MATTHEWS: It might be harder. It might be smart on his part not to do all this on e-mail. I think you should never use e-mail for sneaky stuff, if you have...
PRICE: Well, I also have a feeling she was very scrupulous in covering tracks and getting rid of the paper trial, if there was something nefarious there.
But what she has in her head, I think, is the most important, the fact that she knows where Donald Trump was.
PRICE: She knows what meetings he was included in. She knows the decisions he weighed in on. And I think key will be this June 2016 Trump Tower meeting.
MATTHEWS: Would she know whether he was capable of a purely national political decision or everything would be mixed in with his desire to make money? Would she know that? I would think she would know. If Donald wants to do it, it must have something to do with money.
AINSLEY: Yes, she knows the ins and outs. She knows what his motivations are.
She also knew him before he got into politics. So, she`s definitely a key witness. The question is, is this the right committee to get those answers out of her?
MATTHEWS: All I know is every time -- when he -- 2000, he was teasing he was going to run for president, in 2004. It started, I think, in the `90s.
And every time, I would call her up, I would say -- she`d say, well, he really is running this time. And I thought, really? And it`s like Charlie Brown now. You really going to hold the football this time or drop it?
MATTHEWS: Every time, I would say, is he really running? And she would, oh, yes, I think he`s very serious this time, very serious.
Yes, it took a while, but he did run eventually.
Let me ask you about the -- Pence. Anyway, despite rumors that the president will attempt to remove the special counsel, here he is, Vice President Pence told CBS that the White House will continue to cooperate with Robert Mueller. Here`s the V.P.
(BEGIN VIDEO CLIP)
MIKE PENCE, VICE PRESIDENT OF THE UNITED STATES: My view of all these matters is that the special counsel has a job to do. We`re fully cooperating.
QUESTION: When you say you will cooperate, you mean you personally are willing to cooperate with Bob Mueller?
PENCE: Oh, we have been fully cooperating with the special counsel`s office. And we will continue to.
(END VIDEO CLIP)
MATTHEWS: Well, the vice president dodged when asked whether he knew that former National Security Adviser Michael Flynn lied to the FBI.
(BEGIN VIDEO CLIP)
QUESTION: Just clarify how you understand what happened with Mike Flynn. When he was fired, did you know he had lied to the FBI?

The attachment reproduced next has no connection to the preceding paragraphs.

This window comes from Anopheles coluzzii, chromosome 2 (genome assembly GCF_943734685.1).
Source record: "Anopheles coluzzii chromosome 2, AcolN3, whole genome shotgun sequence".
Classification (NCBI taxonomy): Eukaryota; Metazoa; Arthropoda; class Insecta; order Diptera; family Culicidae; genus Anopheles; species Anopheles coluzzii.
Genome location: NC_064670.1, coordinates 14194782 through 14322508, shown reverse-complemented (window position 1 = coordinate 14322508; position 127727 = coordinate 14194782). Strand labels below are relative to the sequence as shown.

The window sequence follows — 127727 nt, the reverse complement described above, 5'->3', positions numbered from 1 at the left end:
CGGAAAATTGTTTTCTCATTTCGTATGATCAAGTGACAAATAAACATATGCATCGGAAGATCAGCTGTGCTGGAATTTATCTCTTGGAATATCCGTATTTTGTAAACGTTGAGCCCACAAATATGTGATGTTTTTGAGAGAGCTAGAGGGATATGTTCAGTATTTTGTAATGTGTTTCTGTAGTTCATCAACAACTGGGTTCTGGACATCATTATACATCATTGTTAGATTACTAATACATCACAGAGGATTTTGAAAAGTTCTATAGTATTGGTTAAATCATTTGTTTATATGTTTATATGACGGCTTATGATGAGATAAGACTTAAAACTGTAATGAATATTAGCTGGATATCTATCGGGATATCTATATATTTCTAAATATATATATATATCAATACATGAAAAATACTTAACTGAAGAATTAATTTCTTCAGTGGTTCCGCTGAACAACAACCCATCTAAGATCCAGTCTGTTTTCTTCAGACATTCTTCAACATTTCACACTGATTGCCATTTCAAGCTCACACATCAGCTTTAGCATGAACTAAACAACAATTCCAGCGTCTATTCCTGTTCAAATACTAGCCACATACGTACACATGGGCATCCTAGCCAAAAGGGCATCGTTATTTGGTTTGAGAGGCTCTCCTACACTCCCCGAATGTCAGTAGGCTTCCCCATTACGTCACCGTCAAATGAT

PENCE: What I can tell you is I knew that he had lied to me. And I know the president made the right decision with regard to him.
(END VIDEO CLIP)
MATTHEWS: What do you make of this guy? Is he waiting his turn or what? He`s so religious in the way he talks. It sounds like a sermon or something. Go ahead.
AINSLEY: He`s keeping his hands clean.
MATTHEWS: He`s prayerful.
AINSLEY: He`s keeping his hands clean. That`s what any vice president would be doing right now.
MATTHEWS: That`s right. He said, I`m playing ball with the guy. I`m not going to undermine for one second this prosecution, right?
PRICE: Well, I don`t think that should give anyone a lot of comfort.
Let`s recall that the day Mike Flynn was fired and maybe the day before Mike Flynn was fired, the administration said the president had confidence in Mike Flynn.
Six days before Jim Comey was fired, the president had full confidence in Jim Comey. So I don`t really think these claims by the administration should give us much solace.
But Mike Pence is a very interesting character. He`s been the Teflon vice president. He has...
MATTHEWS: Wait a minute. That`s nice. But that`s not his job to be -- you`re supposed to take the heat.
You know, V.P.s are supposed -- whether Richard Nixon or who it`s supposed to be, you`re supposed to be the one out there spearheading the attack on the enemy, taking shots at them, and taking the brunt of the attack. He looks like he`s being protected by Trump.
If I were Trump, I would say, what am I here for, to protect Mike Pence? Pence never says anything.
AINSLEY: He certainly had to be the one to go out and sell to the American people that Michael Flynn never discussed sanctions with Kislyak.